Potential Interaction of Groundwater and Surface Water Including Autonomous Underwater Vehicle Reconnaissance at Nolin River Lake, Kentucky, 2016

Scientific Investigations Report 2019-5075
Prepared in cooperation with the U.S. Army Corps of Engineers, Louisville District
By: , and 


  • Document: Report (16.1 MB pdf)
  • Data Release: USGS data release – Water-Quality Datasets from Synoptic Surveys in Nolin River Lake, Kentucky, using an Autonomous Underwater Vehicle, Discrete Sampling, and Depth Profiles, August 2016
  • Download citation as: RIS | Dublin Core


The U.S. Geological Survey collaborated with the U.S. Army Corps of Engineers, Louisville District, on a synoptic study of water quality at Nolin River Lake during August 2016. The purpose of the study was to develop a better understanding of the potential for interaction between groundwater and surface water at Nolin River Lake, Kentucky. Groundwater can have properties that are measurably different from those in adjacent surface water, and inflows and outflows can be an important component of water quality and quantity. An improved understanding of potential interaction of groundwater and surface water at Nolin River Lake may be used to refine lake-management strategies. This study (1) compiled and interpreted existing information to characterize the hydrogeological setting and implications for potential interaction of groundwater and surface water in the Nolin River Lake watershed; (2) collected transects of onsite water-quality parameters using an autonomous underwater vehicle (AUV) in areas with potential for interaction of groundwater and surface water, including five sites on Nolin River Lake and one site on the Nolin River; and (3) collected discrete water-quality and phytoplankton community data at the same six sites.

A review of existing hydrogeologic information did not indicate the presence of karst features adjacent to or beneath Nolin River Lake that would facilitate groundwater interaction with the reservoir. Observations leading to this conclusion include (1) limestone that is adjacent to the shoreline and perhaps beneath the lake, is overlain with siliciclastic rocks and fine-grained sediment that inhibits infiltration and development of karst features that encourage rapid groundwater flow; (2) the geologic deposits surrounding the reservoir are described as having limited or no potential for development of karst features, some exceptions may exist in tributary valleys; (3) very few karst features were mapped within 1 mile of the reservoir or in the area currently occupied by the reservoir; and (4) faults that intersect the reservoir but may not possess hydraulic properties that cause the faults to be conduits for groundwater flow. Groundwater interaction with reservoir tributaries is likely more common in areas of the watershed upstream from Nolin River Lake where karst hydrogeology is prevalent.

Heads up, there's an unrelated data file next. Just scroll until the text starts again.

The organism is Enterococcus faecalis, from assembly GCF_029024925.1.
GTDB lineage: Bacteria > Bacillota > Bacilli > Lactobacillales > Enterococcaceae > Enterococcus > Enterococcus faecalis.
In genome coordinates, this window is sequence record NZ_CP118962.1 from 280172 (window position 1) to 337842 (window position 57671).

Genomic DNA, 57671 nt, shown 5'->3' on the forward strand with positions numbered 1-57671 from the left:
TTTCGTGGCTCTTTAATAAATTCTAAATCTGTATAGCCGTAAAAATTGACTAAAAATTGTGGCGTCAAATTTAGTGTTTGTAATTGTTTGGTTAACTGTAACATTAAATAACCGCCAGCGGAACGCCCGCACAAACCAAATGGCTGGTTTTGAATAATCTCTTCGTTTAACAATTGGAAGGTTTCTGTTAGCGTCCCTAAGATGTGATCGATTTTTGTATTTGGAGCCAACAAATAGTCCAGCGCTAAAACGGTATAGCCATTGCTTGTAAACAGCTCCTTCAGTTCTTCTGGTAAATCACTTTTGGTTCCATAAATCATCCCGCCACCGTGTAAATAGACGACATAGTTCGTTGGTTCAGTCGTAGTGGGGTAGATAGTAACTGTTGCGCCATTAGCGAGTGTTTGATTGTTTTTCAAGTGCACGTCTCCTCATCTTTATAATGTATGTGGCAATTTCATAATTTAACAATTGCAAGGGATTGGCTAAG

Results of water-quality surveys using an AUV from August 15 to 19, 2016, did not identify areas of anomalous values that might indicate groundwater inflows through preferential flow zones. Spatial distributions of water-quality parameters were generally uniform within each constant-depth layer. The constant-depth layers were selected to be above, within, and below the thermocline and ranged from the water surface to 25 feet. Surveys near the bottom of the reservoir that might have been more sensitive to groundwater inflows were not done because presurvey data were not available to indicate locations of obstacles that could ensnare the AUV. Water-quality data collected with the AUV did identify water-quality anomalies where stream tributaries were discharging to the reservoir.